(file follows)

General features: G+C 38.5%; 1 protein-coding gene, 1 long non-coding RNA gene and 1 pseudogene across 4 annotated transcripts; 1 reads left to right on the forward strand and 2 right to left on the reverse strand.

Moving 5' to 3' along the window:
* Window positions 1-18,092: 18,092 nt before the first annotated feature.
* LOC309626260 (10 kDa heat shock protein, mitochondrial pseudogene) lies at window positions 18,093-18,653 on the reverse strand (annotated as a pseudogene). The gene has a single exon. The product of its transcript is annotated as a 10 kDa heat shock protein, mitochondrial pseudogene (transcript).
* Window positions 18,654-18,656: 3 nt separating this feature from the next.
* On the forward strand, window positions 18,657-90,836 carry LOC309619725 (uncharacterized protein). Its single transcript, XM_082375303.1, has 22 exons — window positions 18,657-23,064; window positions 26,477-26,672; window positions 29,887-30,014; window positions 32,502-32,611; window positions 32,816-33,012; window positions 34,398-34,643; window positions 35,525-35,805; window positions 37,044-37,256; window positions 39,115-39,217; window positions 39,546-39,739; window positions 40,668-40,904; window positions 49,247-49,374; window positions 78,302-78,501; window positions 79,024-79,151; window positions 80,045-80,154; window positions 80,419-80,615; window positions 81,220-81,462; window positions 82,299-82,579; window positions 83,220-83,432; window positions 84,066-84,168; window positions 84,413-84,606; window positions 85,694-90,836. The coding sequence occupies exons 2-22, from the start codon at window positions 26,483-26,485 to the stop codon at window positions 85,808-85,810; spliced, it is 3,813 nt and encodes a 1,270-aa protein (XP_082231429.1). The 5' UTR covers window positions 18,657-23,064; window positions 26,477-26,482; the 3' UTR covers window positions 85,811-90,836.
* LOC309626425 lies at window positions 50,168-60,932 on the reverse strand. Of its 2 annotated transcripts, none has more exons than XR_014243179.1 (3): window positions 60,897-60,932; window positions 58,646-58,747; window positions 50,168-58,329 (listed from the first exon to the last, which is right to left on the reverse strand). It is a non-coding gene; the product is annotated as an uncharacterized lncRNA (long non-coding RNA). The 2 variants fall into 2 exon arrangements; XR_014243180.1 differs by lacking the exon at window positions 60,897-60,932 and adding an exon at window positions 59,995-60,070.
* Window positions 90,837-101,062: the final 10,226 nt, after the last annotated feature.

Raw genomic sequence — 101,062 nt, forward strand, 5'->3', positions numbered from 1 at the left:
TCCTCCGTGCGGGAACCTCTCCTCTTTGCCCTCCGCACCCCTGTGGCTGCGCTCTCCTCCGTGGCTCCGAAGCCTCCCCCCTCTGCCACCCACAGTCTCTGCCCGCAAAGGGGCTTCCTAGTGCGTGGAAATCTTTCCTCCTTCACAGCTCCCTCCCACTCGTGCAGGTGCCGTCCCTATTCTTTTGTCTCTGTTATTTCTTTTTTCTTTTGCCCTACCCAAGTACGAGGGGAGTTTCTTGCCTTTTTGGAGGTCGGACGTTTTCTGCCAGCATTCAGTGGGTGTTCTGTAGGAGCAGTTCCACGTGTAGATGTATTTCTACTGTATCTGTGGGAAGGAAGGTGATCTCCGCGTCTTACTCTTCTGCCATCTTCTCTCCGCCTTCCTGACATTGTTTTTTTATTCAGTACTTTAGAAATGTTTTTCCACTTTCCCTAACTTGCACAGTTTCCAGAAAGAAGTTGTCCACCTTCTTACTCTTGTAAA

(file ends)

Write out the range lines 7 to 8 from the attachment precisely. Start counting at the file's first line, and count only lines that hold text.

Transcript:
* LOC309626425 lies at window positions 50,168-60,932 on the reverse strand. Of its 2 annotated transcripts, none has more exons than XR_014243179.1 (3): window positions 60,897-60,932; window positions 58,646-58,747; window positions 50,168-58,329 (listed from the first exon to the last, which is right to left on the reverse strand). It is a non-coding gene; the product is annotated as an uncharacterized lncRNA (long non-coding RNA). The 2 variants fall into 2 exon arrangements; XR_014243180.1 differs by lacking the exon at window positions 60,897-60,932 and adding an exon at window positions 59,995-60,070.
* Window positions 90,837-101,062: the final 10,226 nt, after the last annotated feature.